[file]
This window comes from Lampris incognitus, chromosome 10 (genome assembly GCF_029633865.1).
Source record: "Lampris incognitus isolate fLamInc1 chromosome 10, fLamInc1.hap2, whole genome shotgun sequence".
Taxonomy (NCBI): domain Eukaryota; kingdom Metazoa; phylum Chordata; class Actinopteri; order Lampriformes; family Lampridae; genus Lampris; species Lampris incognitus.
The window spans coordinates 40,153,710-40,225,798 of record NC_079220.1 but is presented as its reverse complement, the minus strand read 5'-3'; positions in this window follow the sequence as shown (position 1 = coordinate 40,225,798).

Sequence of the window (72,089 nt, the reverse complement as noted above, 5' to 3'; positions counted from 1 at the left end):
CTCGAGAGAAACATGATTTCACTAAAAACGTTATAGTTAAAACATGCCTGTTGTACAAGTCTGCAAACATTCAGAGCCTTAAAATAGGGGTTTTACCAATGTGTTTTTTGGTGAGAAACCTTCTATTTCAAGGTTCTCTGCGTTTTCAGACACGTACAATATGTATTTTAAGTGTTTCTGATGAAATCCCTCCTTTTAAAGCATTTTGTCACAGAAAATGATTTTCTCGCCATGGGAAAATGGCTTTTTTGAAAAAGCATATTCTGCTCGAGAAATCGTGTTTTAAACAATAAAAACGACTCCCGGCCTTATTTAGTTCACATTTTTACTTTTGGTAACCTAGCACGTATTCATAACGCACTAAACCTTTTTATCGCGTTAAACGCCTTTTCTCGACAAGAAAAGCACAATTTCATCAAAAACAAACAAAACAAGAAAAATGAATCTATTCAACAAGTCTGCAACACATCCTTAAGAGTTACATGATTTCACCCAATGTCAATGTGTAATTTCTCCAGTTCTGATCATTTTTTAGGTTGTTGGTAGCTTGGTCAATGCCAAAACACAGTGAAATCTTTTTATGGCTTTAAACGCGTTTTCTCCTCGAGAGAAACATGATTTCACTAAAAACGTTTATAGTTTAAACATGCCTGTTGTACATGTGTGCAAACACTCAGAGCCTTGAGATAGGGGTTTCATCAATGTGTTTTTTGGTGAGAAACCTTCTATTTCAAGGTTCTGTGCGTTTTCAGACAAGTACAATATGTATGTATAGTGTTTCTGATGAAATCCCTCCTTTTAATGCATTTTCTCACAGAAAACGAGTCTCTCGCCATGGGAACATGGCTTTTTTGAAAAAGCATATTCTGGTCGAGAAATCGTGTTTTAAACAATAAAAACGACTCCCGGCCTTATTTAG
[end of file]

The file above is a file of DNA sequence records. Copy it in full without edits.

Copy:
This window comes from Lampris incognitus, chromosome 10 (genome assembly GCF_029633865.1).
Source record: "Lampris incognitus isolate fLamInc1 chromosome 10, fLamInc1.hap2, whole genome shotgun sequence".
Taxonomy (NCBI): domain Eukaryota; kingdom Metazoa; phylum Chordata; class Actinopteri; order Lampriformes; family Lampridae; genus Lampris; species Lampris incognitus.
The window spans coordinates 40,153,710-40,225,798 of record NC_079220.1 but is presented as its reverse complement, the minus strand read 5'-3'; positions in this window follow the sequence as shown (position 1 = coordinate 40,225,798).

Sequence of the window (72,089 nt, the reverse complement as noted above, 5' to 3'; positions counted from 1 at the left end):
CTCGAGAGAAACATGATTTCACTAAAAACGTTATAGTTAAAACATGCCTGTTGTACAAGTCTGCAAACATTCAGAGCCTTAAAATAGGGGTTTTACCAATGTGTTTTTTGGTGAGAAACCTTCTATTTCAAGGTTCTCTGCGTTTTCAGACACGTACAATATGTATTTTAAGTGTTTCTGATGAAATCCCTCCTTTTAAAGCATTTTGTCACAGAAAATGATTTTCTCGCCATGGGAAAATGGCTTTTTTGAAAAAGCATATTCTGCTCGAGAAATCGTGTTTTAAACAATAAAAACGACTCCCGGCCTTATTTAGTTCACATTTTTACTTTTGGTAACCTAGCACGTATTCATAACGCACTAAACCTTTTTATCGCGTTAAACGCCTTTTCTCGACAAGAAAAGCACAATTTCATCAAAAACAAACAAAACAAGAAAAATGAATCTATTCAACAAGTCTGCAACACATCCTTAAGAGTTACATGATTTCACCCAATGTCAATGTGTAATTTCTCCAGTTCTGATCATTTTTTAGGTTGTTGGTAGCTTGGTCAATGCCAAAACACAGTGAAATCTTTTTATGGCTTTAAACGCGTTTTCTCCTCGAGAGAAACATGATTTCACTAAAAACGTTTATAGTTTAAACATGCCTGTTGTACATGTGTGCAAACACTCAGAGCCTTGAGATAGGGGTTTCATCAATGTGTTTTTTGGTGAGAAACCTTCTATTTCAAGGTTCTGTGCGTTTTCAGACAAGTACAATATGTATGTATAGTGTTTCTGATGAAATCCCTCCTTTTAATGCATTTTCTCACAGAAAACGAGTCTCTCGCCATGGGAACATGGCTTTTTTGAAAAAGCATATTCTGGTCGAGAAATCGTGTTTTAAACAATAAAAACGACTCCCGGCCTTATTTAG